Introducing solids to your little one can be a mixed bag of emotions. It's exciting to see your baby reach new milestones, but it's also stressful because you don't know how it'll go. I won't sugar coat it — getting kids to eat solids can be kind of a nightmare. Many babies reject solid foods and for many reasons including exhaustion, lack of appetite, disliking of the color and shape — I could literally go on for days. It could also be because they're simply not ready. So what to do if your baby won't eat solids? Don't despair, as there are some good tricks to help you.
Before going down the solids road, the most important thing you can do is ask yourself if your baby is ready. Thankfully, there are some clues. According to the Baby Center, you can introduce solid foods anytime between 4 and 6 months. Additionally, if your baby can hold their head up or sit upright in a highchair, has doubled their weight from birth, and can move food from the front to back of their mouth, they should be good to go.
The second most important thing you can do is make sure you're feeding your child age appropriate foods. That means no filet mignon or tacos. In the beginning, it's recommended you only do puréed fruits and vegetables, plain yogurt, and cereal in very small amounts. I'm talking like one teaspoon. As your baby grows and gets older that amount will increase to meet their nutritional needs.
Say you've established that your child is ready and you've found the right foods, but the whole solid food thing just isn't working at all with your baby. Rest assured, it will happen eventually. Thankfully, there are nine simple things you can try to help you in your solids journey.
This is not exactly a fine dining experience, but treating it like one might help. According to the Baby Center, you should set enough time aside for your baby to eat solid foods. This will allow them to soak in the smells, textures, feelings — all of which are important for your baby to process. If you don't indulge their sensory needs, the whole feeding session could be longer and more frustrating.
As explained on the New Kids Center website, seeing you eat will encourage your baby to eat. If your meal schedule is not the same as your baby's feeding schedule (in many cases it probably isn't), prepare yourself snack.
It's all about the art of distraction with this one. With my two kids, "The Wheels On the Bus" was a big hit. It got us through many spoonfuls of puréed peas. The clichéd air plane game during meal time was another one of my fun and successful distractors.
Putting a mountain of mashed anything might be a bit much when you're giving solids a go. As suggested on the New Kids Center website, try starting off with smaller portions of food to create a less overwhelming environment for your baby. You can always get more after a few spoonfulls.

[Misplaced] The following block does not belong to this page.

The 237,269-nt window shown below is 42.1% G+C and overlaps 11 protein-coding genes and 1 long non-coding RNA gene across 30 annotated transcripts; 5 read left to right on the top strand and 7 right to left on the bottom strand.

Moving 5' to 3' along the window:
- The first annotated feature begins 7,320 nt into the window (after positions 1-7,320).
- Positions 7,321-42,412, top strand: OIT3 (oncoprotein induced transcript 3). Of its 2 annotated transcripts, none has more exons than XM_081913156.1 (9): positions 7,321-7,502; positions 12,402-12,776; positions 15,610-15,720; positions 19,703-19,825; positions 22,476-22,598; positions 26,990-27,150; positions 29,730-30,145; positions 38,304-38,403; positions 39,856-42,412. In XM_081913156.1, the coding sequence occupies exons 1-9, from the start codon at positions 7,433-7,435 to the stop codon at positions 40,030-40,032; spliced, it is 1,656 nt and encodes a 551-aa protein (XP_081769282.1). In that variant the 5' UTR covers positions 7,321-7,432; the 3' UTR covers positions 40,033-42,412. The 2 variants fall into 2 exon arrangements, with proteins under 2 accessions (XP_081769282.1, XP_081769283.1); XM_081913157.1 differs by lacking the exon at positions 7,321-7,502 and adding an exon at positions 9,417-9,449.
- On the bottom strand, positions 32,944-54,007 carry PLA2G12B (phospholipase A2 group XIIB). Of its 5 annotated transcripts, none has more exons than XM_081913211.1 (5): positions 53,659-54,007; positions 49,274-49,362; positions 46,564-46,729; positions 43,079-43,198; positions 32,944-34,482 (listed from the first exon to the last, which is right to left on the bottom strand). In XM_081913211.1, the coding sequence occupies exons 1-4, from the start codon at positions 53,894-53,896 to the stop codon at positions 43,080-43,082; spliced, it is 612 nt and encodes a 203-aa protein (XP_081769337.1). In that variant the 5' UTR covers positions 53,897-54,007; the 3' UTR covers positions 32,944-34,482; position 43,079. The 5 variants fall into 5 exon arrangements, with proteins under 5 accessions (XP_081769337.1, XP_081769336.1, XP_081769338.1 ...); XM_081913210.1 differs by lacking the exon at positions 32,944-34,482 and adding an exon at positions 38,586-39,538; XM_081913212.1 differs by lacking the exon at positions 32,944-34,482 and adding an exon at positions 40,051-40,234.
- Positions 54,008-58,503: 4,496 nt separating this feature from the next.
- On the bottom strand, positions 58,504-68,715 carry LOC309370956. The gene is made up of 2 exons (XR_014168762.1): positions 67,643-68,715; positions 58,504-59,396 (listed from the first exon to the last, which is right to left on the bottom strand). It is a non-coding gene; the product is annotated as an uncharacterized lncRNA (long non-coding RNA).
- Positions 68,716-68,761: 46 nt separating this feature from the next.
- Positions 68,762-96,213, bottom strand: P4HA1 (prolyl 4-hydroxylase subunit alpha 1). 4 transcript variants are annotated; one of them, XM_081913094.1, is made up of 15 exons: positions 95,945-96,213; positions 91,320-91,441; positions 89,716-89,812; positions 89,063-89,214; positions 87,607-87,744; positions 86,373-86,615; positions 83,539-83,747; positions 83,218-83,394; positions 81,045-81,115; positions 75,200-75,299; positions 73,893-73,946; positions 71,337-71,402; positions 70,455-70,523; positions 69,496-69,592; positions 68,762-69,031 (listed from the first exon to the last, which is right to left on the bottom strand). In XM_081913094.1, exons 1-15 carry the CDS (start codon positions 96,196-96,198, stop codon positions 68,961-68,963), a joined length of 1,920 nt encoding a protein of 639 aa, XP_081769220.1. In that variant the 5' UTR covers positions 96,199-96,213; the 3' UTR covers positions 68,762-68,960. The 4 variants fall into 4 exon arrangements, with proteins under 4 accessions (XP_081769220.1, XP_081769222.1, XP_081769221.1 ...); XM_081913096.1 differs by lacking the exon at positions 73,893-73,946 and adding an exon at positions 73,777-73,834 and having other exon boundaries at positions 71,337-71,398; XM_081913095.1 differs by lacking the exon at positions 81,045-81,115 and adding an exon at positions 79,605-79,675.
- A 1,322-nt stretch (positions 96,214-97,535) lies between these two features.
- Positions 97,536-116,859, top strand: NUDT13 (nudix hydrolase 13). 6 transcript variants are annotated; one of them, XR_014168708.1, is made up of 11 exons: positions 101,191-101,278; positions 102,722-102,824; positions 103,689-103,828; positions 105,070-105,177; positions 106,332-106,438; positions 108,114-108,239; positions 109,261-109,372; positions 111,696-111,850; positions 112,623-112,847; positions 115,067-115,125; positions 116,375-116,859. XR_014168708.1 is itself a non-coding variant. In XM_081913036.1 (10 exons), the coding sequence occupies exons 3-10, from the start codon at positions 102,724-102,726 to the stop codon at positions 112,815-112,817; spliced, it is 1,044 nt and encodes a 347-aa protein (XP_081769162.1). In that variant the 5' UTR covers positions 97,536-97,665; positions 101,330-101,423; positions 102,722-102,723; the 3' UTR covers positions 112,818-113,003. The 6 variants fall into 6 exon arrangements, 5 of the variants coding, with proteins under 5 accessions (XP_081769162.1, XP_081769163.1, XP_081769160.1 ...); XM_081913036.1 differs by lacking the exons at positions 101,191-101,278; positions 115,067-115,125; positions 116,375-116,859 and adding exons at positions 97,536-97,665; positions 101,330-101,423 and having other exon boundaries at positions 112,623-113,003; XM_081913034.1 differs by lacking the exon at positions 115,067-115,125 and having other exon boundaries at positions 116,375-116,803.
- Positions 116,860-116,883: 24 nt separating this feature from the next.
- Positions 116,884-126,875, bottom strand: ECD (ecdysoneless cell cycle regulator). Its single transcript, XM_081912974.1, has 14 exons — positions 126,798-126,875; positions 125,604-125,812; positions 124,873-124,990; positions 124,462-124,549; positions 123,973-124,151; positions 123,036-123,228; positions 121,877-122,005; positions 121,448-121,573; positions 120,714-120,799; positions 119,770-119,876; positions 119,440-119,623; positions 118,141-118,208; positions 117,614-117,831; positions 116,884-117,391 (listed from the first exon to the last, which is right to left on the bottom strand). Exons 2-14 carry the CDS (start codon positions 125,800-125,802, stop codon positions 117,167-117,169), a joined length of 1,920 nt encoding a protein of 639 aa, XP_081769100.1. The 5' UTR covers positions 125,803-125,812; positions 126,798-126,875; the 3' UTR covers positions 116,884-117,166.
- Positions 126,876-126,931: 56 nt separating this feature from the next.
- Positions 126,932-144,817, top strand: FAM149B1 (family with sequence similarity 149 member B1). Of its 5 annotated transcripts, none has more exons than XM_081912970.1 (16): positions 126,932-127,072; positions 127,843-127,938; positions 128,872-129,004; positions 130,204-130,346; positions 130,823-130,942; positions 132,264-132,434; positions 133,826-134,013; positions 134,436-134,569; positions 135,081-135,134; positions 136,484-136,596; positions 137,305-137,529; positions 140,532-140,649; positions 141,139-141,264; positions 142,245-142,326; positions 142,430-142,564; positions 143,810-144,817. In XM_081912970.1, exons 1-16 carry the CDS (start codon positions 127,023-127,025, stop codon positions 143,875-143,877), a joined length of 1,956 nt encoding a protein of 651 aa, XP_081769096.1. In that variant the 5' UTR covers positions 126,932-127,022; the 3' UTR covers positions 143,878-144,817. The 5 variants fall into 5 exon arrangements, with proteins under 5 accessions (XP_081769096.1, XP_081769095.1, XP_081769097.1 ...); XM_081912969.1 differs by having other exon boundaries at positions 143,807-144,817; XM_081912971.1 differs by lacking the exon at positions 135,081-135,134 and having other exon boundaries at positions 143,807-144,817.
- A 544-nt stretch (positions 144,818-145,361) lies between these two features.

Even if your child refuses to eat solids, it's still important to offer them at meal time. When you do this, you make solids a part of their regular meal routine, thereby normalizing it for them.
A quick warning about this tip: it's messy. Your baby might want to be in control — and it's totally fine to give it to them — as long as you don't care about the mess. Letting your baby feed themselves might be better in the long run too. Researchers in a 2012 TIME report suggested that babies who skipped spoon fed purées and went straight to finger foods, developed better eating habits overall.
How would you feel eating the same thing over and over? Bored probably. You might even start to reject certain foods. It's the same with babies. Offering variety to your baby in color and texture might help you find something they like, as noted on the New Kids Center website.
When parents are tired and frustrated they can resort to some not-so-good techniques. Force-feeding a baby or anyone is not OK, and it can lead to your baby not eating at all.
This might be easier said than done, but try to keep your cool. As pointed out on Web MD, just about every child goes through a period of rejecting new foods. The good news is that most grow out of it. It may take weeks and even months, but eventually it will happen.
Introducing solid foods to your baby can be a happy and frustrating time. Ultimately, it's not a big deal if they're not interested in solids right away. They're probably getting all of their nutrients through breast milk or formula anyway. If you're ever worried about it though, you can always talk to your doctor to see if it's a medical issue that needs to be addressed.